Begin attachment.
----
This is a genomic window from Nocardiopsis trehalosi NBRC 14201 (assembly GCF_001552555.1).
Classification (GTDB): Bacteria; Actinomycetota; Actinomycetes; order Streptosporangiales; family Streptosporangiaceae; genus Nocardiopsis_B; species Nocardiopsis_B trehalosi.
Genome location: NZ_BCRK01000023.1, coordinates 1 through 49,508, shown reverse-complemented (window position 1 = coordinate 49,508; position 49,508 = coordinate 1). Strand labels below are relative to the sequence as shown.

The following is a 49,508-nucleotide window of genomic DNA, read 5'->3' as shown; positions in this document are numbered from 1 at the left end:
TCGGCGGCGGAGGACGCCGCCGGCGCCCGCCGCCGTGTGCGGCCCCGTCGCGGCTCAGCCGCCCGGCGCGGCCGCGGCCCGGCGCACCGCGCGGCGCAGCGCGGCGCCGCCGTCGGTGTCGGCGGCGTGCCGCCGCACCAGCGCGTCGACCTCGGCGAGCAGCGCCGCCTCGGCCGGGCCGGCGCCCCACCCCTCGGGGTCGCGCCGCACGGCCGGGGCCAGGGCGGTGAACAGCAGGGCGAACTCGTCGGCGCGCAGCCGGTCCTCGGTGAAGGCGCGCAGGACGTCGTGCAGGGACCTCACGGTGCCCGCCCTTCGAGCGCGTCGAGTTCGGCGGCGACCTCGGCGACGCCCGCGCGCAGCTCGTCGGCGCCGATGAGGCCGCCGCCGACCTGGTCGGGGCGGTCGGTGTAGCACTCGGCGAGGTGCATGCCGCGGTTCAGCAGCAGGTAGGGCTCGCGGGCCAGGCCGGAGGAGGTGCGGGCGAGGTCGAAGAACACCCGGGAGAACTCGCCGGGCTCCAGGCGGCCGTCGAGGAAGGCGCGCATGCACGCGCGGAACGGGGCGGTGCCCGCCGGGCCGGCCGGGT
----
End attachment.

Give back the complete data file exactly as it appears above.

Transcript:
This is a genomic window from Nocardiopsis trehalosi NBRC 14201 (assembly GCF_001552555.1).
Classification (GTDB): Bacteria; Actinomycetota; Actinomycetes; order Streptosporangiales; family Streptosporangiaceae; genus Nocardiopsis_B; species Nocardiopsis_B trehalosi.
Genome location: NZ_BCRK01000023.1, coordinates 1 through 49,508, shown reverse-complemented (window position 1 = coordinate 49,508; position 49,508 = coordinate 1). Strand labels below are relative to the sequence as shown.

The following is a 49,508-nucleotide window of genomic DNA, read 5'->3' as shown; positions in this document are numbered from 1 at the left end:
TCGGCGGCGGAGGACGCCGCCGGCGCCCGCCGCCGTGTGCGGCCCCGTCGCGGCTCAGCCGCCCGGCGCGGCCGCGGCCCGGCGCACCGCGCGGCGCAGCGCGGCGCCGCCGTCGGTGTCGGCGGCGTGCCGCCGCACCAGCGCGTCGACCTCGGCGAGCAGCGCCGCCTCGGCCGGGCCGGCGCCCCACCCCTCGGGGTCGCGCCGCACGGCCGGGGCCAGGGCGGTGAACAGCAGGGCGAACTCGTCGGCGCGCAGCCGGTCCTCGGTGAAGGCGCGCAGGACGTCGTGCAGGGACCTCACGGTGCCCGCCCTTCGAGCGCGTCGAGTTCGGCGGCGACCTCGGCGACGCCCGCGCGCAGCTCGTCGGCGCCGATGAGGCCGCCGCCGACCTGGTCGGGGCGGTCGGTGTAGCACTCGGCGAGGTGCATGCCGCGGTTCAGCAGCAGGTAGGGCTCGCGGGCCAGGCCGGAGGAGGTGCGGGCGAGGTCGAAGAACACCCGGGAGAACTCGCCGGGCTCCAGGCGGCCGTCGAGGAAGGCGCGCATGCACGCGCGGAACGGGGCGGTGCCCGCCGGGCCGGCCGGGT